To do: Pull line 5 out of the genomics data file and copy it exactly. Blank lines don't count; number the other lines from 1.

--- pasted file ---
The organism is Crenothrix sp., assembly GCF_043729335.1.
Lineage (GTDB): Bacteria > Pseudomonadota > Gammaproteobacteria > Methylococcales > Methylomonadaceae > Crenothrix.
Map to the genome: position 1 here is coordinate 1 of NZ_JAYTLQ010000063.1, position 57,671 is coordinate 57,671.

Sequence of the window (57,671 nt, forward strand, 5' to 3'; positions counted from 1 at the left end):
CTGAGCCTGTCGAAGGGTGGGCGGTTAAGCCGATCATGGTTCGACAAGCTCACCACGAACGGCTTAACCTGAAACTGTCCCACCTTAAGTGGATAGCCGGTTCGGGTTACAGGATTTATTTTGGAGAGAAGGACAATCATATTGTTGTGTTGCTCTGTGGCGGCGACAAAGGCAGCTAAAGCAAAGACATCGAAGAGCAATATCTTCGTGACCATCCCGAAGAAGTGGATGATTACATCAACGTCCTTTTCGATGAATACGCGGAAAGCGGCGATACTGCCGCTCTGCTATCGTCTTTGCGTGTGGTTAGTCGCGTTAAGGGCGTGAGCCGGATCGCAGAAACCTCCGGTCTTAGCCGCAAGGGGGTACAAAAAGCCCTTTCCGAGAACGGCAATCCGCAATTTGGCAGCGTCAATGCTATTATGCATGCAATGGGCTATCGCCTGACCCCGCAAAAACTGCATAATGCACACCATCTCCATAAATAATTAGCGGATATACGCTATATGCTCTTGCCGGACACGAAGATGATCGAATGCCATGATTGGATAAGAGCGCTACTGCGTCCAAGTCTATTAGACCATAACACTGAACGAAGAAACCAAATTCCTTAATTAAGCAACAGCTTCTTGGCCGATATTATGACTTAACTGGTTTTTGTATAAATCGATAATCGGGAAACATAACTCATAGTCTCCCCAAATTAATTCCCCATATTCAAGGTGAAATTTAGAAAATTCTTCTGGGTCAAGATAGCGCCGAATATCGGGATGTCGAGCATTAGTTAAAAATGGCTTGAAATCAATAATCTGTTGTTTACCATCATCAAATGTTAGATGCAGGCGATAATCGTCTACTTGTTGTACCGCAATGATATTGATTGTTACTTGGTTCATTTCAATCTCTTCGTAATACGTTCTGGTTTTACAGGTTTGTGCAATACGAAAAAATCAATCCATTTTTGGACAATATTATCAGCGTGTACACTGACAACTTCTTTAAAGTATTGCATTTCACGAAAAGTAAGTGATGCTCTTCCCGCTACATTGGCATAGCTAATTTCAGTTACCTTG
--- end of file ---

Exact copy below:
CTGAGCCTGTCGAAGGGTGGGCGGTTAAGCCGATCATGGTTCGACAAGCTCACCACGAACGGCTTAACCTGAAACTGTCCCACCTTAAGTGGATAGCCGGTTCGGGTTACAGGATTTATTTTGGAGAGAAGGACAATCATATTGTTGTGTTGCTCTGTGGCGGCGACAAAGGCAGCTAAAGCAAAGACATCGAAGAGCAATATCTTCGTGACCATCCCGAAGAAGTGGATGATTACATCAACGTCCTTTTCGATGAATACGCGGAAAGCGGCGATACTGCCGCTCTGCTATCGTCTTTGCGTGTGGTTAGTCGCGTTAAGGGCGTGAGCCGGATCGCAGAAACCTCCGGTCTTAGCCGCAAGGGGGTACAAAAAGCCCTTTCCGAGAACGGCAATCCGCAATTTGGCAGCGTCAATGCTATTATGCATGCAATGGGCTATCGCCTGACCCCGCAAAAACTGCATAATGCACACCATCTCCATAAATAATTAGCGGATATACGCTATATGCTCTTGCCGGACACGAAGATGATCGAATGCCATGATTGGATAAGAGCGCTACTGCGTCCAAGTCTATTAGACCATAACACTGAACGAAGAAACCAAATTCCTTAATTAAGCAACAGCTTCTTGGCCGATATTATGACTTAACTGGTTTTTGTATAAATCGATAATCGGGAAACATAACTCATAGTCTCCCCAAATTAATTCCCCATATTCAAGGTGAAATTTAGAAAATTCTTCTGGGTCAAGATAGCGCCGAATATCGGGATGTCGAGCATTAGTTAAAAATGGCTTGAAATCAATAATCTGTTGTTTACCATCATCAAATGTTAGATGCAGGCGATAATCGTCTACTTGTTGTACCGCAATGATATTGATTGTTACTTGGTTCATTTCAATCTCTTCGTAATACGTTCTGGTTTTACAGGTTTGTGCAATACGAAAAAATCAATCCATTTTTGGACAATATTATCAGCGTGTACACTGACAACTTCTTTAAAGTATTGCATTTCACGAAAAGTAAGTGATGCTCTTCCCGCTACATTGGCATAGCTAATTTCAGTTACCTTG